54:4-3.6. The following property shall be exempt from taxation under this chapter: all buildings actually used for colleges, schools, academies or seminaries, provided that if any portion of such buildings are leased to profit-making organizations or otherwise used for purposes which are not themselves exempt from taxation, said portion shall be subject to taxation and the remaining portion only shall be exempt; all buildings actually used for historical societies, associations or exhibitions, when owned by the State, county or any political subdivision thereof or when located on land owned by an educational institution which derives its primary support from State revenue; all buildings actually and exclusively used for public libraries, asylum or schools for adults and children with intellectual disabilities; all buildings used exclusively by any association or corporation formed for the purpose and actually engaged in the work of preventing cruelty to animals; all buildings actually and exclusively used and owned by volunteer first-aid squads, which squads are or shall be incorporated as associations not for pecuniary profit; all buildings actually used in the work of associations and corporations organized exclusively for the moral and mental improvement of men, women and children, provided that if any portion of a building used for that purpose is leased to profit-making organizations or is otherwise used for purposes which are not themselves exempt from taxation, that portion shall be subject to taxation and the remaining portion only shall be exempt; all buildings actually used in the work of associations and corporations organized exclusively for religious purposes, including religious worship, or charitable purposes, provided that if any portion of a building used for that purpose is leased to a profit-making organization or is otherwise used for purposes which are not themselves exempt from taxation, that portion shall be subject to taxation and the remaining portion shall be exempt from taxation, and provided further that if any portion of a building is used for a different exempt use by an exempt entity, that portion shall also be exempt from taxation; all buildings actually used in the work of associations and corporations organized exclusively for hospital purposes, provided that if any portion of a building used for hospital purposes is leased to profit-making organizations or otherwise used for purposes which are not themselves exempt from taxation, that portion shall be subject to taxation and the remaining portion only shall be exempt; all buildings owned or held by an association or corporation created for the purpose of holding the title to such buildings as are actually and exclusively used in the work of two or more associations or corporations organized exclusively for the moral and mental improvement of men, women and children; all buildings owned by a corporation created under or otherwise subject to the provisions of Title 15 of the Revised Statutes or Title 15A of the New Jersey Statutes and actually and exclusively used in the work of one or more associations or corporations organized exclusively for charitable or religious purposes, which associations or corporations may or may not pay rent for the use of the premises or the portions of the premises used by them; the buildings, not exceeding two, actually occupied as a parsonage by the officiating clergymen of any religious corporation of this State, together with the accessory buildings located on the same premises; the land whereon any of the buildings hereinbefore mentioned are erected, and which may be necessary for the fair enjoyment thereof, and which is devoted to the purposes above mentioned and to no other purpose and does not exceed five acres in extent; the furniture and personal property in said buildings if used in and devoted to the purposes above mentioned; all property owned and used by any nonprofit corporation in connection with its curriculum, work, care, treatment and study of men, women, or children with intellectual disabilities shall also be exempt from taxation, provided that such corporation conducts and maintains research or professional training facilities for the care and training of men, women, or children with intellectual disabilities; provided, in case of all the foregoing, the buildings, or the lands on which they stand, or the associations, corporations or institutions using and occupying them as aforesaid, are not conducted for profit, except that the exemption of the buildings and lands used for charitable, benevolent or religious purposes shall extend to cases where the charitable, benevolent or religious work therein carried on is supported partly by fees and charges received from or on behalf of beneficiaries using or occupying the buildings; provided the building is wholly controlled by and the entire income therefrom is used for said charitable, benevolent or religious purposes; and any tract of land purchased pursuant to subsection (n) of section 21 of P.L.1971, c.199 (C.40A:12-21), and located within a municipality, actually used for the cultivation and sale of fresh fruits and vegetables and owned by a duly incorporated nonprofit organization or association which includes among its principal purposes the cultivation and sale of fresh fruits and vegetables, other than a political, partisan, sectarian, denominational or religious organization or association. The foregoing exemption shall apply only where the association, corporation or institution claiming the exemption owns the property in question and is incorporated or organized under the laws of this State and authorized to carry out the purposes on account of which the exemption is claimed or where an educational institution, as provided herein, has leased said property to a historical society or association or to a corporation organized for such purposes and created under or otherwise subject to the provisions of Title 15 of the Revised Statutes or Title 15A of the New Jersey Statutes.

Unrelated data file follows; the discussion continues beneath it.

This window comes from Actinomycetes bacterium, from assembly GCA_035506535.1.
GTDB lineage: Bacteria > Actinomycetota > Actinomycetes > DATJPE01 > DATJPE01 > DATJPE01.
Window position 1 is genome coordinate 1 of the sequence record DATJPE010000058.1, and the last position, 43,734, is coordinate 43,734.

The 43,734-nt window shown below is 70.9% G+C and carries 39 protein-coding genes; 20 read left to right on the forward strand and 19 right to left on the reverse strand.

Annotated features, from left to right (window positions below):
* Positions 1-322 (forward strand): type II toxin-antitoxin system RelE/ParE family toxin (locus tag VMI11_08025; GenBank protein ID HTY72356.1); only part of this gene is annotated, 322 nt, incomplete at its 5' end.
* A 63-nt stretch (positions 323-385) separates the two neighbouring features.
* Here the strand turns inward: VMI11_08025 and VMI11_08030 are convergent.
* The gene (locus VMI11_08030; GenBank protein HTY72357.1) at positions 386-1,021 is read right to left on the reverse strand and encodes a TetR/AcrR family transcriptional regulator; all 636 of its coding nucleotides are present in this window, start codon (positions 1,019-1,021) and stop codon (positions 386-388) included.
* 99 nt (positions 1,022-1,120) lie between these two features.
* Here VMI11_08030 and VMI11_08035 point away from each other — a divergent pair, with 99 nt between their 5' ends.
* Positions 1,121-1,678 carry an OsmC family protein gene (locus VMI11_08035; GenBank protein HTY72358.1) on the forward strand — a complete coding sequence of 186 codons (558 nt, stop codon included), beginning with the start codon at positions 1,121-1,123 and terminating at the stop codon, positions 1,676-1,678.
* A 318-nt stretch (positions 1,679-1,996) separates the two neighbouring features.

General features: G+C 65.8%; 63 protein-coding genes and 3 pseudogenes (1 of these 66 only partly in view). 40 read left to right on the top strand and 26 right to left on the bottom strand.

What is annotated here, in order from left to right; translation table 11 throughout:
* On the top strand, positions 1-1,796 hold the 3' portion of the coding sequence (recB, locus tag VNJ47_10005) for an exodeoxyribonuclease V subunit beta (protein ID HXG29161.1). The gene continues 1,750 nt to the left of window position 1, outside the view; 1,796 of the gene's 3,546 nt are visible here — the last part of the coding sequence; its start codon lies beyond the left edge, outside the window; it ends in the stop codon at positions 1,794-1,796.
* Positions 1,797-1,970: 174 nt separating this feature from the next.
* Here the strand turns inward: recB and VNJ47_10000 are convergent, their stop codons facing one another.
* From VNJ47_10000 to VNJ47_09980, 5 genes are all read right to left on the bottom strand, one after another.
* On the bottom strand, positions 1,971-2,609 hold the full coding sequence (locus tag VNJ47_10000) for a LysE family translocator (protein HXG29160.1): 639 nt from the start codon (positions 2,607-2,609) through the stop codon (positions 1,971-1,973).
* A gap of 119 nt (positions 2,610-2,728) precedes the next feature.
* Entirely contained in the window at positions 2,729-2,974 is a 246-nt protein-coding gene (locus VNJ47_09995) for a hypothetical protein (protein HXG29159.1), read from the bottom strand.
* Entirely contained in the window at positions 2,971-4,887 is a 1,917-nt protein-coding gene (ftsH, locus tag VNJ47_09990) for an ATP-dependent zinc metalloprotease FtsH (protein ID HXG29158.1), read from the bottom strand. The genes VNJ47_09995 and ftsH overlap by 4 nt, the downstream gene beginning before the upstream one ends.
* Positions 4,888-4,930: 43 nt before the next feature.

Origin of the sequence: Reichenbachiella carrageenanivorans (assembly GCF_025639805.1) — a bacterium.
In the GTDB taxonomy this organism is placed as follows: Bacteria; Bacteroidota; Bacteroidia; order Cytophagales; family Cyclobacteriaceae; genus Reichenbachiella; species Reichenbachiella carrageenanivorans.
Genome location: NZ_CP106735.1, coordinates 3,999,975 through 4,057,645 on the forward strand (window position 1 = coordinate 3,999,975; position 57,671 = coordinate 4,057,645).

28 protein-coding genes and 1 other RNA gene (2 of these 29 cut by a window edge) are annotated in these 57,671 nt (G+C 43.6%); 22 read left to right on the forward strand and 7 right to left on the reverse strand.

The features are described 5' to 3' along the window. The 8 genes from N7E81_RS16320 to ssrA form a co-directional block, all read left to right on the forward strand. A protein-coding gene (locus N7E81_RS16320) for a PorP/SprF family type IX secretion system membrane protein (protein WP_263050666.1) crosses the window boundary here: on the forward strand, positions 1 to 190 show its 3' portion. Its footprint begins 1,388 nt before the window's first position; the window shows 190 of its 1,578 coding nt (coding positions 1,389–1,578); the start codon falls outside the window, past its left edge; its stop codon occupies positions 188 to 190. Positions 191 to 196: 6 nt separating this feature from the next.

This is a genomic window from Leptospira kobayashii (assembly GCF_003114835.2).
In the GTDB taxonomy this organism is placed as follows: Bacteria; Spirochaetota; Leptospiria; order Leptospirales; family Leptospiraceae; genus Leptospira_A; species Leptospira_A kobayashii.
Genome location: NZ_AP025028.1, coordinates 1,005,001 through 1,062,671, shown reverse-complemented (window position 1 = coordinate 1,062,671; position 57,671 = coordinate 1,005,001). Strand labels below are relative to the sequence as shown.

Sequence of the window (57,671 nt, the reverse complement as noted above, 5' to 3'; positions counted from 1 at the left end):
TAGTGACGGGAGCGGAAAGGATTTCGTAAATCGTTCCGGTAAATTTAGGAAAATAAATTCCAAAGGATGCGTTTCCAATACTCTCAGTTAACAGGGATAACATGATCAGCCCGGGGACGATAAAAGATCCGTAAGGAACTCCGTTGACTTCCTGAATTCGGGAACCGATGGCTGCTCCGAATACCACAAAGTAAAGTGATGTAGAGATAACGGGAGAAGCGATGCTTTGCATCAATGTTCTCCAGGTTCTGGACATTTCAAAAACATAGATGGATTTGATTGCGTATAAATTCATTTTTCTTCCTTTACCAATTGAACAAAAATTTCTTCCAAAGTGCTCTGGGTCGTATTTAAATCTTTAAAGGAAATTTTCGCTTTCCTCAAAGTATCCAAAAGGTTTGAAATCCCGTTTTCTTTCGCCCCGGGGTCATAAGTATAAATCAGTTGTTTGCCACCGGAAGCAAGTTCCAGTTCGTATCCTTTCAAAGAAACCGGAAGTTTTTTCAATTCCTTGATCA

As used in this section "hospital purposes" includes health care facilities for the elderly, such as nursing homes; residential health care facilities; assisted living residences; facilities with a Class C license pursuant to P.L.1979, c.496 (C.55:13B-1 et al.), the "Rooming and Boarding House Act of 1979"; similar facilities that provide medical, nursing or personal care services to their residents; and that portion of the central administrative or service facility of a continuing care retirement community that is reasonably allocable as a health care facility for the elderly.